How India and Japan can help Bhutan

by Dr Satoru Nagao

As China and Bhutan inch closer to signing an agreement for the Dokham boundary dispute, an international relations expert charts out the various steps that Bhutan could take to ensure continued support from India and further improve Indo-Japanese relations.

Bhutan is the world’s No. 1 pro-India country. But as the Doklam boundary dispute between India and China continues, Bhutan’s traditional foreign policy alignment with India has wavered. In October 2019, media reports indicated that Bhutan would negotiate with China and abandon its claim to territories in Doklam. That would be a common but unfortunate mistake of countries that face a security threat from China. India and Japan can offer Bhutan enough support to relieve this pressure.

The problem developed in 2017 when the Chinese army entered the Doklam plateau and started to construct an access road. Both China and Bhutan claimed the Doklam plateau as their territory, and it is also important for the security of India. The Indian army entered the Doklam plateau to stop China’s road construction, starting a face-off that escalated to the whole 4000km Indo-China border area. After this 73-day standoff, Bhutan and China began negotiations.

If Bhutan works with China to solve the problem without India’s input, Bhutan will lose much but get nothing. There are three reasons for this. First, Bhutan will lose India’s trust. Traditionally, Bhutan’s foreign policy has been oriented toward independence under a “pax-Indiana.” Bhutan has intentionally chosen a pro-India foreign policy, and has accepted Indian army deployment to aid in its security. When terrorist groups established their camps inside of Bhutan, the Bhutan army fought alongside the Indian army to eliminate them in 2003. Now, because Bhutan has sought to be a democratic country, both India and Bhutan share the same values of democracy. As a result, India has grown to trust Bhutan, and Bhutan has benefited from this trust. For example, Bhutan can ask India to support Bhutan’s status as an independent nation in the United Nations. And Bhutan has established formal diplomatic relations with many countries because India has been in support of such moves.

If, during negotiations with China, the Bhutan government abandons its claims over Doklam, the situation will not be good for either India or Bhutan. India will lose trust in Bhutan and will worry that Bhutan’s move will harm Indian security because of Doklam’s strategic location. Even if Bhutan concedes territory to placate China, China will not stop its expansion. Recent events in the East China Sea and South China Sea indicate that China will push even further with its territorial claim, beyond what Bhutan accepts. China started to claim the Senkaku Islands of Japan in the East China Sea in 1971, even though there was no historical precedent for this. Since the 1950s, China has constantly expanded its territories in the South China Sea after France, the Soviet Union, and the US withdrew from the region. Given this pattern, Bhutan should not expect China to stop its expansionist tendencies, even if a deal is made with China.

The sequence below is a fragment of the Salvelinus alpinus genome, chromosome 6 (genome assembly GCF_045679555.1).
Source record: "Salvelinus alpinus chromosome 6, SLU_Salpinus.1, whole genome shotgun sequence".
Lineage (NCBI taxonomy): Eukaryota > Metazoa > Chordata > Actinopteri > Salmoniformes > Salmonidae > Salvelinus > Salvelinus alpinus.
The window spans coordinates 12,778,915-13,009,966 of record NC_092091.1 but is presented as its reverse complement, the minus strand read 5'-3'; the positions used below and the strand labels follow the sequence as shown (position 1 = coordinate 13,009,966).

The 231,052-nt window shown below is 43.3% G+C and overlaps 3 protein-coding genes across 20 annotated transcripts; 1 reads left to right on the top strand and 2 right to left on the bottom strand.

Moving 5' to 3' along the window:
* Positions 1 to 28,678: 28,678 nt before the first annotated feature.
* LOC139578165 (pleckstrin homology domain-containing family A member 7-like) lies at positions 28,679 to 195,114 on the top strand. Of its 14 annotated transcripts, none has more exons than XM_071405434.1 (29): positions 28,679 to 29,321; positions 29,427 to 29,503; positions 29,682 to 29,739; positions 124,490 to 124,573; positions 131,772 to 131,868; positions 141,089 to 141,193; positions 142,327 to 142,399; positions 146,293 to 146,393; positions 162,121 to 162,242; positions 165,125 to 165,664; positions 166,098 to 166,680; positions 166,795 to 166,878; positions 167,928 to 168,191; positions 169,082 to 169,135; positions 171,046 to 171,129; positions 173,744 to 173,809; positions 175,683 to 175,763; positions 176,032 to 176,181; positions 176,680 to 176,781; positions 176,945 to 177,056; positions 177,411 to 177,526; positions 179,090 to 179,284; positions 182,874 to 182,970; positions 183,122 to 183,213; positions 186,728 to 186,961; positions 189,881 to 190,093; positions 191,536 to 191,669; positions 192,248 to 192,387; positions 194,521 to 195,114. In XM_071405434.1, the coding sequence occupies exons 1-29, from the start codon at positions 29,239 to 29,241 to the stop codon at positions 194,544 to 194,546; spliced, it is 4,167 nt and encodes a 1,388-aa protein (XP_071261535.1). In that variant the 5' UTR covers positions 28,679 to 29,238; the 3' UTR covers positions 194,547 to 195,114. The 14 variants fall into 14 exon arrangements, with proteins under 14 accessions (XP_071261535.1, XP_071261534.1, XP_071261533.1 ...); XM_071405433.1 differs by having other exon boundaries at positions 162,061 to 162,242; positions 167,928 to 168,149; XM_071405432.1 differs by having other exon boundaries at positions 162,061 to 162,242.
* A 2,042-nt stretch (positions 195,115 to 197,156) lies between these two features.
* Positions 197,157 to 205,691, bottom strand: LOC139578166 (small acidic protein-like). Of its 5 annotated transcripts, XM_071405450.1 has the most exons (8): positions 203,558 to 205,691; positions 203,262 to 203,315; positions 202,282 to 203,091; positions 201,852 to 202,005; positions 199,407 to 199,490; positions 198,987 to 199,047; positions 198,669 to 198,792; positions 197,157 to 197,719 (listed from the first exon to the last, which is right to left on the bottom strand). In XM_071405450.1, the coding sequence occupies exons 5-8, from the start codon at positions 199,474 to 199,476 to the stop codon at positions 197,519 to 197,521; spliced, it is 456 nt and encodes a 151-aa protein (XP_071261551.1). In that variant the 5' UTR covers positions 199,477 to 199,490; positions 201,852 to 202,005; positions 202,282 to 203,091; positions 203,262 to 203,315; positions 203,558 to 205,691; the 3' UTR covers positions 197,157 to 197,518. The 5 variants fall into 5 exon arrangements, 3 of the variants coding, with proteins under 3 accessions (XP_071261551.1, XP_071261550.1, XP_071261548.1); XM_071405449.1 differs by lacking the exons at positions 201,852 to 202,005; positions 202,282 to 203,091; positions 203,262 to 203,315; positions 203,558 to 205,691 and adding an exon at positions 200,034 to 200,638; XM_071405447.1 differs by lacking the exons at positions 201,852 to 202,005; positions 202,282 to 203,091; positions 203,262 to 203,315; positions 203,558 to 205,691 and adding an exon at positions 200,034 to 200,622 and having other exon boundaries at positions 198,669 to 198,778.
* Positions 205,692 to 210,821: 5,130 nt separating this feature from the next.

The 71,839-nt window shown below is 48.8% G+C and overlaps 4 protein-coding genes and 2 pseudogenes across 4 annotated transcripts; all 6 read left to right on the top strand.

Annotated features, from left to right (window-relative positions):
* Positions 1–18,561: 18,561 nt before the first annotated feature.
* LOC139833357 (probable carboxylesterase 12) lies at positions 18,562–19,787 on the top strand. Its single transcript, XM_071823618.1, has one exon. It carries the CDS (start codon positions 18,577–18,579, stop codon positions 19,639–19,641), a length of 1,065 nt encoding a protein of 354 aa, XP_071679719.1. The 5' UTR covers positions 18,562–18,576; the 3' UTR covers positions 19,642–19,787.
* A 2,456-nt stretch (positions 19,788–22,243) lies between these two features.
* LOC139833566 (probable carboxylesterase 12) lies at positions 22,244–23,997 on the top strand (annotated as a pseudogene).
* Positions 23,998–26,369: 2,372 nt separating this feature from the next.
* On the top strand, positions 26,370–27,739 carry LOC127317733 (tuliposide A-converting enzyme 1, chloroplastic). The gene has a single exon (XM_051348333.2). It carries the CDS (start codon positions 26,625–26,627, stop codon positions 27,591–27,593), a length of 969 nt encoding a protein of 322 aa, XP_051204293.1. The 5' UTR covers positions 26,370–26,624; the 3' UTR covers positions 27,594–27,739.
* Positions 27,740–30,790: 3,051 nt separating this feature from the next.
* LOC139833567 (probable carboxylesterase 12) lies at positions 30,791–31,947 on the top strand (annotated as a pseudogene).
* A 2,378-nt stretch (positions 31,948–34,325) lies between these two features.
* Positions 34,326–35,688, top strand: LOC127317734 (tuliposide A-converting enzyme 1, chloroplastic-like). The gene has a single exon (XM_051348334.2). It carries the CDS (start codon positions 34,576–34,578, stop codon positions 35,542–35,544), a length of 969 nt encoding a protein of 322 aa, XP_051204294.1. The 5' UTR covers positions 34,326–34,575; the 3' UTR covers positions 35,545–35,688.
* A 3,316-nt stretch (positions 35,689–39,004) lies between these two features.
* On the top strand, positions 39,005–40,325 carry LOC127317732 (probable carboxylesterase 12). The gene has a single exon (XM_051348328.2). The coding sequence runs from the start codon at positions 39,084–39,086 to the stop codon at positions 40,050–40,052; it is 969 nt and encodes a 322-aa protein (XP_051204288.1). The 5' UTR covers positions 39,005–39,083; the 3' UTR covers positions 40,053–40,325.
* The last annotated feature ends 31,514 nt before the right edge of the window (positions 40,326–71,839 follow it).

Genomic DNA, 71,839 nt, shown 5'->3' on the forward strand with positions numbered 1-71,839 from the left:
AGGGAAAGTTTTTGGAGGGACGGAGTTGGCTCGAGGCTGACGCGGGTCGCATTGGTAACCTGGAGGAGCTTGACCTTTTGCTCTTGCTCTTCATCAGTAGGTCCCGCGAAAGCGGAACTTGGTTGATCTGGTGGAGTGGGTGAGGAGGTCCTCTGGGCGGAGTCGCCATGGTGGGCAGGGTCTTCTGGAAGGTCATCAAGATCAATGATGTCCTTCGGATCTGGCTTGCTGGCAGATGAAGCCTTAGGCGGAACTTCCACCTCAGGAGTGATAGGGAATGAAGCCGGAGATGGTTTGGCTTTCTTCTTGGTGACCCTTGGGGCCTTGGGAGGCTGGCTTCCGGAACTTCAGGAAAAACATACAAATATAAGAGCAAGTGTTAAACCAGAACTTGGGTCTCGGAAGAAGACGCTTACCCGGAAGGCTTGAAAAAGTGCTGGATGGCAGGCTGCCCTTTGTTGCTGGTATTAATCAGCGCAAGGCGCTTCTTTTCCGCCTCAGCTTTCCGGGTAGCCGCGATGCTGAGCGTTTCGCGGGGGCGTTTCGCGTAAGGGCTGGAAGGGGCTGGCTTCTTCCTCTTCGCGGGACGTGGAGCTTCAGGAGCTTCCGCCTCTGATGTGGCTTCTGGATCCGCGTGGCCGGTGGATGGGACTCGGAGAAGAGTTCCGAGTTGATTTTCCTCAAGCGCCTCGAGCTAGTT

What should India and Bhutan do? There are three things to do instead of signing an agreement with China. First, India should do more to ensure Bhutan’s security. Bhutan’s current stance has come from its perception that it is caught in the middle of the traditional influence of India and the rising new influence of China. The Bhutanese worry about an Indo-China confrontation on their land. To them, it calls to mind the saying, “When elephants fight, it is the grass that suffers.” India needs to make more effort to relieve the Bhutanese of this concern.

Second, Bhutan should analyse what will happen between the US and China as a result of the trade war between the two countries. Bhutan now faces a rising China. However, there is a possibility that the trade war will “make China poor again.” Without money, China cannot modernise its military as rapidly. Nor can China carry out the massive infrastructure projects that it has used to impose debts on other countries and control them. Appeasing China will not be beneficial to Bhutan in the near future if China is weakened economically.

Third, both India and Bhutan should cooperate with Japan. Bhutan wants India’s security support and wants to be an independent nation. But to be an independent nation, it knows it cannot rely too much on any one country. So, it seeks cooperation with other countries. But cooperation with China will create problems. Bhutan should instead cooperate with countries that are both pro-Bhutan and pro-India. Is there such a country? Japan is the perfect example. For a long time, Japan has supported Bhutan, including in the agriculture and infrastructure sectors. Bhutan’s royal family and Japan’s imperial family have long been good friends. Japan is also very pro-India. In the Doklam incident, the Japanese ambassador to India and Bhutan, Kenji Hiramatsu, stated that no side should seek to change the status quo by force. This type of statement has previously appeared only when Japan has criticised China or Russia. Thus, by confronting China, Japan has shown its support not only for India but also for Bhutan.

Currently, many countries see China as the challenger of the world. Along with other democratic countries like the US, India, Bhutan, and Japan can promote prosperous relationships with each other.

Dr Satoru Nagao is Visiting Fellow at the Hudson Institute, a Washington DC based think tank.

About the Author: Dr Satoru Nagao